ON June 26th, the Canadian Civil Liberties Association issued a statement on mandatory masks, cautioning public authorities from going overboard on mask regulation. At this point, the CCLA does not support generalized mandatory mask policies that require the wearing of non-medical masks in all indoor public settings. The CCLA says that governments have to justify restrictions on liberty, such as forcing people to wear masks, as being both reasonable and, based on evidence. The scientific evidence on the effectiveness of non-medical masks is mixed. This is nothing like mandating seat belts in the 1970s. A legal requirement that masks be worn in all indoor public spaces is an attempt at massive, and perhaps permanent, behaviour modification for the entire population. A legal change of this magnitude must be based on stronger evidence than we currently have. 

What is the fine for not wearing a face mask in public places

Quebec is leaving it up to merchants to enforce the rule in their establishments and those who don’t could face fines ranging from $400 to $6,000. The decision has drawn criticism from business owners who are tasked with applying mask rules. Rather than providing comprehensive regulation, Legault has directed businesses to call the police if their customers refuse to comply with wearing a mask. Business groups have questioned that rationale, asking why the burden falls to them. We’re not equipped for that, said Marc Fortin, president of the Quebec branch of the Retail Council of Canada (RCC). In some areas of the country where masks have become mandatory, retail workers have faced physical threats and been spit on for trying to enforce mask rules. 

While mandatory mask requirements (including store policies) can create exceptions for people, meaningful enforcement may require invasive questioning to see who can benefit from such exceptions, creating concerns about privacy rights and the sharing of confidential medical information. The CCLA states, “The task of enforcement will likely land on businesses and individuals who may be ill-equipped for the task (e.g. requiring a greeter at a grocery store to question customers about their health and determine who should be permitted entry without a mask) and may put both those responsible for enforcement and those subject to it at increased risk.” 

Masks have been mandatory on public transit in Quebec since July 13th. However, bus drivers do not have to wear a mask, a blatantly discriminatory application of the regulation which makes for a very fraught situation. In addition to demonstrations and boycotts, there has been violence in jurisdictions that have brought in mandatory masks. In France, a bus driver who asked riders to wear a mask was taken off the bus and beaten to death by a group of youths. In the US, a security guard was shot and killed by a man when an altercation occurred over wearing a mask.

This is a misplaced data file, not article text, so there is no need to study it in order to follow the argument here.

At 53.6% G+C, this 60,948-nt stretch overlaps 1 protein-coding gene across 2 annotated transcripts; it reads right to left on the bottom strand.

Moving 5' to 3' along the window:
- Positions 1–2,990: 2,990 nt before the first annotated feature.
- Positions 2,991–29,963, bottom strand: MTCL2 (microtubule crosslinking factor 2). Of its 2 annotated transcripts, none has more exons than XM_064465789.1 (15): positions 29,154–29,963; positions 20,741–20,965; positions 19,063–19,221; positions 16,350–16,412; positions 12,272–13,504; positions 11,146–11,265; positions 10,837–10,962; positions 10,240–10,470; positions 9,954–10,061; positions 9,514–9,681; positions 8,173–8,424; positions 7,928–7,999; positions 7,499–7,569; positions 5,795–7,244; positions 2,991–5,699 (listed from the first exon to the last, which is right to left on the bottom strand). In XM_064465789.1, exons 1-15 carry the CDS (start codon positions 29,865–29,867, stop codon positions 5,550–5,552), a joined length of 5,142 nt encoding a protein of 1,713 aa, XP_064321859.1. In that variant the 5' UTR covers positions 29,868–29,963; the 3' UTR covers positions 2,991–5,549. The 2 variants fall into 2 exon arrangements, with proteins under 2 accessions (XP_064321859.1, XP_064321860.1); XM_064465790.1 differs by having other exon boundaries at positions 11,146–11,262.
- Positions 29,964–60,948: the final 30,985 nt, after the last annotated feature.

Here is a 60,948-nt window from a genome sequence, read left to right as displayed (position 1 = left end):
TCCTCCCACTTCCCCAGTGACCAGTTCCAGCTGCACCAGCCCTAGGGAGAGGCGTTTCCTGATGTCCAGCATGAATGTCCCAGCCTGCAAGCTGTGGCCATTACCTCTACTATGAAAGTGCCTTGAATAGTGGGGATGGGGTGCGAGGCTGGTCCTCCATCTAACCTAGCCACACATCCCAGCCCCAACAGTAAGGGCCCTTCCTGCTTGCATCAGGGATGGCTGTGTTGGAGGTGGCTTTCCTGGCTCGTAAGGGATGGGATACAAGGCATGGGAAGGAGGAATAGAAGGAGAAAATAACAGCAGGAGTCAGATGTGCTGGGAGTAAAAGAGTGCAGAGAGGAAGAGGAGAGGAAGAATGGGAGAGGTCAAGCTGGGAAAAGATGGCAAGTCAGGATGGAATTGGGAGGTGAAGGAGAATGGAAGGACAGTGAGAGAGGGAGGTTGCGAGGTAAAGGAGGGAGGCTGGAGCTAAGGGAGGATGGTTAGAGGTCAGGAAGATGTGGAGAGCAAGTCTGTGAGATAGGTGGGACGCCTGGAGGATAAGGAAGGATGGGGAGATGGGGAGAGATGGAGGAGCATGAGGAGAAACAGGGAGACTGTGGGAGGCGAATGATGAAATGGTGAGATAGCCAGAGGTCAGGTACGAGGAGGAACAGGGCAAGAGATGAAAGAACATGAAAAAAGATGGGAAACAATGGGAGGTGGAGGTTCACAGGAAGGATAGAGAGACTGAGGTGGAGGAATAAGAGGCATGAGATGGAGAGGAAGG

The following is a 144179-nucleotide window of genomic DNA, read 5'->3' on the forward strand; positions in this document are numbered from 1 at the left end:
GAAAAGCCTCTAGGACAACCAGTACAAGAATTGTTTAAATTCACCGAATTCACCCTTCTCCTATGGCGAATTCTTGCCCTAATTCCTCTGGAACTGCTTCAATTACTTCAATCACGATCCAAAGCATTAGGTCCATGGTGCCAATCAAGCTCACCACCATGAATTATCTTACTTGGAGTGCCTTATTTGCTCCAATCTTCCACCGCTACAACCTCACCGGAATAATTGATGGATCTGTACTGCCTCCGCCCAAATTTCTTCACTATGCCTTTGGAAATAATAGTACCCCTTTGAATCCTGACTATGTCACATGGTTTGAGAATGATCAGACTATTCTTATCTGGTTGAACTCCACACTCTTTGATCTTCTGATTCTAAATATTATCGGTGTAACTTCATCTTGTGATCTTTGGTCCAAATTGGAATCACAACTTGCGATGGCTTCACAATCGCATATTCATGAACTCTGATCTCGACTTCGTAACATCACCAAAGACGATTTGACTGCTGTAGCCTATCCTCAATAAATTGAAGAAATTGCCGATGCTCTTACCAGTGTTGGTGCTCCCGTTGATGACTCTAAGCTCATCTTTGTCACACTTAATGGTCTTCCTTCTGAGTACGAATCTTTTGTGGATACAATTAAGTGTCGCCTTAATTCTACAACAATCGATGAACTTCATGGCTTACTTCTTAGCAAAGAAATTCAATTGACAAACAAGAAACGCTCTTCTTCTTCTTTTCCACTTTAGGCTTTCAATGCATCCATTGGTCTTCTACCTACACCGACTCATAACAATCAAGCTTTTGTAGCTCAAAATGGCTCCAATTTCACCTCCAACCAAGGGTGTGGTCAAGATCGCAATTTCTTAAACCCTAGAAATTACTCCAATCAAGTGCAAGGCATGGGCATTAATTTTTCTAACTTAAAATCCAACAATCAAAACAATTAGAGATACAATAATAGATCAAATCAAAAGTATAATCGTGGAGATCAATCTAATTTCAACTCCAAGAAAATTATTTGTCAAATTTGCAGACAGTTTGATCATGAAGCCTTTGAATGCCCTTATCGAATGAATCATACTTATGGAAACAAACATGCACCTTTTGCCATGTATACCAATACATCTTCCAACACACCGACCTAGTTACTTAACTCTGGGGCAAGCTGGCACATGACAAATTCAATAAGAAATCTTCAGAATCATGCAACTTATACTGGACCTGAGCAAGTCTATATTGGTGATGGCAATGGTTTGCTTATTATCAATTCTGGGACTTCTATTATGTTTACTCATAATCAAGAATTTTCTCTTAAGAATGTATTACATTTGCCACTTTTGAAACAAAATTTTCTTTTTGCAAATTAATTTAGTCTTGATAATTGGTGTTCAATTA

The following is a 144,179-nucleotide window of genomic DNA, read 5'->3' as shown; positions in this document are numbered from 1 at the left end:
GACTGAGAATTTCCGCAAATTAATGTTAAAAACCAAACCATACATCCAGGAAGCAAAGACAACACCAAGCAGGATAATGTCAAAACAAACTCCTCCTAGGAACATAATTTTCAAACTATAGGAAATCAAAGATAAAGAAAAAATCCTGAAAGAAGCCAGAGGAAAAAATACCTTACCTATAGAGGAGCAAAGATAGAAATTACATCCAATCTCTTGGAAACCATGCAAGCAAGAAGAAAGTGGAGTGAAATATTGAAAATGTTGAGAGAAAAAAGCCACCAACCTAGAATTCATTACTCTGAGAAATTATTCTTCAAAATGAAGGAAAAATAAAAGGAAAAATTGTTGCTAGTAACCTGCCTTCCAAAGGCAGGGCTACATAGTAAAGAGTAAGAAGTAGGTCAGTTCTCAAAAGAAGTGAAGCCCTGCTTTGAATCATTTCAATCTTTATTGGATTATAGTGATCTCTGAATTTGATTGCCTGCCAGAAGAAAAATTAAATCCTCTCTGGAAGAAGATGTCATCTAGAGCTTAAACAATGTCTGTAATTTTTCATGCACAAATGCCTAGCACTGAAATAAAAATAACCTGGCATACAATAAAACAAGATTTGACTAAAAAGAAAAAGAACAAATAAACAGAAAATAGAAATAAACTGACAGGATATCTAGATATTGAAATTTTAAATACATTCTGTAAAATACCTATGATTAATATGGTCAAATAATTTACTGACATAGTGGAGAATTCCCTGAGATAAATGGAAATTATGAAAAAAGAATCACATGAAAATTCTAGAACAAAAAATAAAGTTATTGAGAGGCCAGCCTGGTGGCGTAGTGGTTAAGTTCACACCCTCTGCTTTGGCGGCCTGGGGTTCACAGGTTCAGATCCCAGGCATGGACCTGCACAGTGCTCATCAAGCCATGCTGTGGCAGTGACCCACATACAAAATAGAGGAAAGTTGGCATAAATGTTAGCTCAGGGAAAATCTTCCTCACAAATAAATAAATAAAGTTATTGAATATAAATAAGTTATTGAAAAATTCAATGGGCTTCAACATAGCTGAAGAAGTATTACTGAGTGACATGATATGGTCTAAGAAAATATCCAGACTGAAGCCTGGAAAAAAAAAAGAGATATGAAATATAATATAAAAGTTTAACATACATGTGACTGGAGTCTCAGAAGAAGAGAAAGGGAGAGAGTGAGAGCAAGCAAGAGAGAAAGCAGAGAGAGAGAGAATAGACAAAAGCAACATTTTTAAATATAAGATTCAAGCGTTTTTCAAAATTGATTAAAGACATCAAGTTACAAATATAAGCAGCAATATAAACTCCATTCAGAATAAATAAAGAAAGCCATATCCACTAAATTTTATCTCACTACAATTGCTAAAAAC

People with mental health problems and intellectual challenges who aren’t able to articulate their needs run the risk of being harassed and bullied by other passengers if they aren’t wearing a mask. “As with the enforcement of many rules and laws, we are concerned about who will be most impacted and whether racialized and marginalized communities will be disproportionately affected,” Zwibel says. The CCLA is inviting the public to consult its report released in June 2020, Stay Off the Grass:  CCLA and Policing the Pandemic Mapping Project on Ticketing During COVID.
Legault says that mandatory masks are better than lockdown and until a vaccine is developed this is it. A recent Quebec public service announcement aimed at building support for mandatory masks presents the issue in similarly binary terms: wear a mask in public indoor spaces or be home alone and lonely. Not quite. People can enjoy relationships with their family and friends at home and backyard barbeques. They can chat with their neighbours at a safe distance from their balconies and over the fence. There is such a thing as the telephone and people are communicating virtually more than ever before. They can work from home, opt-out of public transportation – drive, carpool, cycle, or walk to work. Many people have discovered that they actually prefer shopping online to navigating crowded malls and big-box stores. There is no law that says Quebecers have to vacation or take in cultural activities in Quebec and they can always escape to other places without onerous mask regulation. 

By: Deborah Rankin – [email protected]